[Editor’s note: A version of this article was published in Make: Volume 47 which states that 32 Maker teams would compete. That number has been corrected above.]

4 thoughts on “What Intel Learned from its New Reality Show for Makers

  1. Wolf Richter says:

    This is INTEL’s second “cry-for-help”! After Brian Krzanich’s 2014 CES keynote, INTEL’s share value got skyrocket – now it’s almost “back to normal”. Instead of focusing on new “generic IoT” devices, which would bring INTEL clear in front of ARM and the MIPS leftovers, Brian declared “me-too” to INTEL’s public answer – and want to bring America’s “Shark-Tank” lovers on his side. The microprocessor was the thing that made America superior, and it was INTEL’s microprocessor. INTEL is still 10 times bigger than the next competitor, but surely not when it comes to IoT. I don’t see a future for INTEL in smart watches or “shakers” (those little WiFi-MEMS-buttons, one can apply on any item). The future are battery-free co-processors on nano scale. Go ahead Brian, go in the tank yourself!

    1. Wendy Smith says:

      WORK AT HOME::Eran$97/HOUR…I just purchased themselves a McLaren F1 when I got my check for $19993 this past 4 weeks and just over 17 thousand lass month . this is really the nicest-work Ive had . I began this 10-months ago and straight away started making more than $97… p/h .learn the facts here now .
      ➤➤➤➤ http://GoogleCyberTechHomeJobsEmploymentDaily/get/chance/top…. ✱✱✱✱✱✱✱✱✱✱✱✱✱✱✱✱✱✱✱✱✱✱✱✱✱✱✱✱✱✱✱✱✱✱✱✱✱✱✱✱✱✱

    2. Robert Hill says:

      Battery-free coprocessors on nanoscale. What does this even mean? The transistors? The whole chip is nanoscale? As in 100 nm? At a 1/10th the diameter of a human hair does it really matter if it is nanoscale or microscale? Either way, your going to need *much larger* electrical leads if you are going to let Maker’s use it. Does 1/10 the size mean with equal processing power? Or efficiency? Or reliability? Or capability?
      As to energy, you need energy from somewhere. Collecting it from Wi-Fi, thermal gradients, or mechanically. There is no free lunch; energy has to come from somewhere. Until proven technology is in place to make them battery free, one needs an intermediate solution. The apple watches don’t run on love and I am sure Elon Musk would love battery free-cars, but he is going to do his best to produce something useful in interim. I would expect Intel, ARM, or MIPS to be no different. If you want to comment on stock price that is fine, but if you want to comment on technology, you should be more precise-especially if you are going to be critical.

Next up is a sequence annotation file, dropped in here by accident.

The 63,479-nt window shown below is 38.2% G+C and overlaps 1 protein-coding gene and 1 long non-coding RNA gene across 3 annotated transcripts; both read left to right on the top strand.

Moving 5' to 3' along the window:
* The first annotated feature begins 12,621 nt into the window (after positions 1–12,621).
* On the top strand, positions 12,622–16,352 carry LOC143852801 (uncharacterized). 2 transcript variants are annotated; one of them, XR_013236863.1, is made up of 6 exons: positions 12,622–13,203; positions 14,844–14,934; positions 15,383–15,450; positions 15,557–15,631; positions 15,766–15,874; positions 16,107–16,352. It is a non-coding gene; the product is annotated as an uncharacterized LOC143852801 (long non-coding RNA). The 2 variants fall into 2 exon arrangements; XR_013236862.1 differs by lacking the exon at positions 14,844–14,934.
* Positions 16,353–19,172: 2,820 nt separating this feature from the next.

1. Wolf Richter says:

        Thank you for the kind advise, Robert. Just watch the short clip, and your questions are answered: <– a tiny intro into
        battery-free sensing

        Have an epic Thanksgiving!

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DALE DOUGHERTY is the leading advocate of the Maker Movement. He founded Make: Magazine 2005, which first used the term “makers” to describe people who enjoyed “hands-on” work and play. He started Maker Faire in the San Francisco Bay Area in 2006, and this event has spread to nearly 200 locations in 40 countries, with over 1.5M attendees annually. He is President of Make:Community, which produces Make: and Maker Faire.

In 2011 Dougherty was honored at the White House as a “Champion of Change” through an initiative that honors Americans who are “doing extraordinary things in their communities to out-innovate, out-educate and out-build the rest of the world.” At the 2014 White House Maker Faire he was introduced by President Obama as an American innovator making significant contributions to the fields of education and business. He believes that the Maker Movement has the potential to transform the educational experience of students and introduce them to the practice of innovation through play and tinkering.

Dougherty is the author of “Free to Make: How the Maker Movement Is Changing our Jobs, Schools and Minds” with Adriane Conrad. He is co-author of "Maker City: A Practical Guide for Reinventing American Cities" with Peter Hirshberg and Marcia Kadanoff.